Of Chef Boyardee pizza and Andy Griffith
What impressed me most about this Bucky's World is that our guest poster would undertake such a dangerous culinary experiment for our benefit. EL
Last week, noted blogging psychologist Dr. O.M. Gravy shared with us his ground-breaking studies of Recovered Childhood Lunch Trauma (RCLT). Commenting on Dr. Gravy’s work, Old Phil prompted my own personal recovery of a non-traumatic culinary memory from the 1950s: Chef Boyardee Pizza Kits.
You might recall that my early years were spent primarily in a place so small that there was no café or restaurant of any sort. Regular Bucky-readers have also certainly deduced by now that I spring from a decidedly meat-and-potatoes background. ...
All of this is to say that Old Phil’s comment brought back warm memories of the one exotic food that I ate when I was a kid, Chef Boyardee pizza, made from a box kit. This was the only pizza I knew until our family moved away from Wyoming to a town that had a Shakey’s Pizza parlor.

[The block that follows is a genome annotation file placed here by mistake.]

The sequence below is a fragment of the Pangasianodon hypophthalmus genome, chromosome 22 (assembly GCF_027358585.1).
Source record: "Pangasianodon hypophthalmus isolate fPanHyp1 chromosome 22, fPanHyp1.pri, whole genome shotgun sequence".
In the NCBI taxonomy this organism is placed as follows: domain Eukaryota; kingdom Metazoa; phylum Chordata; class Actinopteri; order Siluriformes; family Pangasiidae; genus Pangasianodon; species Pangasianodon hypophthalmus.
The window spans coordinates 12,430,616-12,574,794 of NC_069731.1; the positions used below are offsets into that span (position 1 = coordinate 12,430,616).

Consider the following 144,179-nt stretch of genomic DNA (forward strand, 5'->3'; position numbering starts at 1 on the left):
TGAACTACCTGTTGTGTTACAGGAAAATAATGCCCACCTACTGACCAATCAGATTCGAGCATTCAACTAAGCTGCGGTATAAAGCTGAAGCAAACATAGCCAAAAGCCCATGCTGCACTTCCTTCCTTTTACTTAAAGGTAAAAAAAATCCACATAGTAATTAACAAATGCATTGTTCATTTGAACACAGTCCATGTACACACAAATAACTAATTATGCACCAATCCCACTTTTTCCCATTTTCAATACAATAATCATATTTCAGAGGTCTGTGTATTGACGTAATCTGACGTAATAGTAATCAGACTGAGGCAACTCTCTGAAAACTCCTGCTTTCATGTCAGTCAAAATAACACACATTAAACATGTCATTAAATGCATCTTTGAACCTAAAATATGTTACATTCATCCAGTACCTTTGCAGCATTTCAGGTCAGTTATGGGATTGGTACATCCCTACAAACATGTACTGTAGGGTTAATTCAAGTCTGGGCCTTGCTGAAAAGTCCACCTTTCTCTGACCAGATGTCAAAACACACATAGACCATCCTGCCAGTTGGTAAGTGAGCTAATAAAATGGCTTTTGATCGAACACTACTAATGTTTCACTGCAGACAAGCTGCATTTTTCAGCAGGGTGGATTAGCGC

Feeling nostalgic after Old Phil’s comment, last Sunday I baked up a Chef Boyardee pizza for Mrs. Bucky and myself, and we ate it while sitting at some old TV trays that originally belonged to my folks and have been in our basement storage room for decades. (In our first apartment, the TV trays served as lamp tables in our living room, which is why we had them.) While we ate our pizza, we watched Andy Griffith in black and white on the TV Land network.
The pizza, of course, was nowhere near as good I remembered it. Neither was the old Andy Griffith show. This is a lesson I have to re-learn from time to time. The gossamer memories of youth are best left undisturbed, their beauty admired only through the distance of time.
By the way, research reveals that Chef Boyardee was, in fact, Ettore Boiardi, an Italian-born chef who immigrated to the United States in 1915. He Americanized his first name to Hector and eventually ended up in Cleveland, where he operated his own restaurant, Il Giardino d‘Italia.
His canned food empire started when restaurant customers kept asking to buy his marinara sauce, which he originally sold them packaged in spare milk bottles.
That is, indeed, his picture on his food products. Chef Boiardi died in 1985.